Monday, January 06, 2014

Sometimes books are the best teachers?

Most expat families I knew in Changsha homeschooled their children. Generally this was done for linguistic reasons, the children not speaking Chinese well enough. Even those families whose children did go to Chinese schools often provided extra lessons at home. This would be homeschooling by virtual necessity.

child, boy, newspaper, literacyIn the US homeschooling is understandably less common. Recently, however, I've found myself in conversation with several families who teach their children at home. Their reasons have varied, but at least two of these families have chosen to homeschool, at least in part, because their children were not being challenged in their previous public schools. I've been very impressed with the curiosity and knowledge of these children and by their willingness and ability to interact well with adults. One thing has stood out for me with all of these families: the prominence of reading.

All of these kids read a lot. Two parents (different families) remarked that their children often grab books and teach themselves. One child likewise told my wife he often just gets a book and teaches himself. These parents are not lazy, but rather these students are motivated, curious and have the reading skills needed to pursue their interests. It reminds me of a family I met in 2003 whose daughter chose to study Latin (as an extra subject) once pulled out of the local school.

In a post last week, Stephen Krashen discussed the role access to books plays in promoting literacy. Jeff McQuillan also has also authored a study on the effects of print access. As common sense would seem to make obvious, students with higher literacy tend to perform better academically, as they are better prepared for texts, both written and aural. Overall, the importance of reading and of creating a culture of reading at home and at school has been reinforced over the past two weeks.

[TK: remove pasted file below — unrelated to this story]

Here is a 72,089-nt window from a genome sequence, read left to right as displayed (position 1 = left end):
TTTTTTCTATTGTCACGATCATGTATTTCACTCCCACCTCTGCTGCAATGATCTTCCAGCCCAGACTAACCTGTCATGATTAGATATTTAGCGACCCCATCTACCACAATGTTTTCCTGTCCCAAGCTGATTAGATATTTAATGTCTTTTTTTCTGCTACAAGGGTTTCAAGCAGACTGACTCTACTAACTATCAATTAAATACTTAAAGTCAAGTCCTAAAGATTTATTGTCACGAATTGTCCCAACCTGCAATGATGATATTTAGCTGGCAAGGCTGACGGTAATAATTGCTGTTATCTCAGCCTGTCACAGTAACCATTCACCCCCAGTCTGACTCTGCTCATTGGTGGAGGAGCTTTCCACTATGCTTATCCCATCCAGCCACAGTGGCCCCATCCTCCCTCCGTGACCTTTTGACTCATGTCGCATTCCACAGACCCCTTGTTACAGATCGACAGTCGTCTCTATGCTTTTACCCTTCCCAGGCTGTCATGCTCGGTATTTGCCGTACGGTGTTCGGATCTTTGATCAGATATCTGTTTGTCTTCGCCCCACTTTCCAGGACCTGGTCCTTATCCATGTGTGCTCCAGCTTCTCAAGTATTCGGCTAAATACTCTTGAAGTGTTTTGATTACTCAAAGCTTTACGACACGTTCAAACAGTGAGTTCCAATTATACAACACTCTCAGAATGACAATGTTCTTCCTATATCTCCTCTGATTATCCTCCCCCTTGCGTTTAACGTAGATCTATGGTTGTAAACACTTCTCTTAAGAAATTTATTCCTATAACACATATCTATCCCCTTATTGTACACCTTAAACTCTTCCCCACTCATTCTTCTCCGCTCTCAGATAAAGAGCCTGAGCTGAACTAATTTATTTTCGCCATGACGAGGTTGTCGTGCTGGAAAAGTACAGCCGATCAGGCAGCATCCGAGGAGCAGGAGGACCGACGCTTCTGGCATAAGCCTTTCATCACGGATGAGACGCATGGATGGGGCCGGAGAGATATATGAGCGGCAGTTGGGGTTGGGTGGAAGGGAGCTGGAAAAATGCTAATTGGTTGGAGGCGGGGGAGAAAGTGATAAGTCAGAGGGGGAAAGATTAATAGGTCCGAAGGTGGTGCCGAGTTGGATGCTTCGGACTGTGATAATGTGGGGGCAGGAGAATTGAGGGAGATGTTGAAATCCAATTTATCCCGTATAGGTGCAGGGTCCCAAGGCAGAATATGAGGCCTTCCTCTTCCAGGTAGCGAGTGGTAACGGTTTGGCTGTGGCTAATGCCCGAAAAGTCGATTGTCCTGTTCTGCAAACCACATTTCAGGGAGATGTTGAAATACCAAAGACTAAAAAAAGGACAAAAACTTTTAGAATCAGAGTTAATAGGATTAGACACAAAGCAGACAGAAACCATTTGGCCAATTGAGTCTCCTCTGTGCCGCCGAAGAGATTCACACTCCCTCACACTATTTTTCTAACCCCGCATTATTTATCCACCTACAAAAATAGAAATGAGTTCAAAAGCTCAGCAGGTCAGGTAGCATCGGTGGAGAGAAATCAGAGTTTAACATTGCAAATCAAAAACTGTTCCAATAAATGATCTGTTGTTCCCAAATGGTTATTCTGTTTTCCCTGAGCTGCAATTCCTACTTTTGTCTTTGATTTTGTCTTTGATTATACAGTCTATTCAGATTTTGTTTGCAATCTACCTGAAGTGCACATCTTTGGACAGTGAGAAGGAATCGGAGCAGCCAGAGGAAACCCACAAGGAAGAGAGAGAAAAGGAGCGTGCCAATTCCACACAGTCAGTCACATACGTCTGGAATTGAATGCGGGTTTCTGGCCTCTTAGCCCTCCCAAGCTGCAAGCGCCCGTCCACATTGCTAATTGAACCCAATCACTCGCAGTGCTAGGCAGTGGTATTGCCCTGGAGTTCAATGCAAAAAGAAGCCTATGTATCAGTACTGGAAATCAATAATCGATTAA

My family recently relocated to the US. Most of the books in our wall-o-books had to be left in China. Amusingly, I brought so many of my sons' Chinese language children's books back to the US with me, that two bags were searched in the airport to make sure I wasn't transporting "illegal literature". Now in the US, we go to the library a lot, but I miss the heavy physical presence of books in our home. We may end up homeschooling our children, also partly for linguistic reasons. Whether we do or not, literacy will remain a theme in our home.

How do you foster reading in your homes or classrooms?

Follow Matthew on twitter at @MatthewTShowman

A few other interesting articles
Cullinan, B.E. (2000) Independent reading and school achievement. Assessment of the role of school and public libraries in support of educational reform, Rockville, MD: Westat, Inc. [Accessed 5 January 2014].

Cunningham A.E. and Stanovich, K.E. 2001. What reading does for the mind. Journal of Direct Instruction, 1(2), p.137-49, [Accessed 5 January 2014].

Dickinson, D.K., Griffith, J.A., Golinkoff, R.M. and Hirsh-Pasek, K. 2012. How reading books fosters language development around the world. Child Research Development [Accessed 5 January 2014].

Duursma, E., Augustyn, M. and Zuckerman, B. 2008. Reading aloud to children: the
evidence. Arch Dis Child, 93(7), p. 554-57, [Accessed 5 January 2014].

No comments:

Post a Comment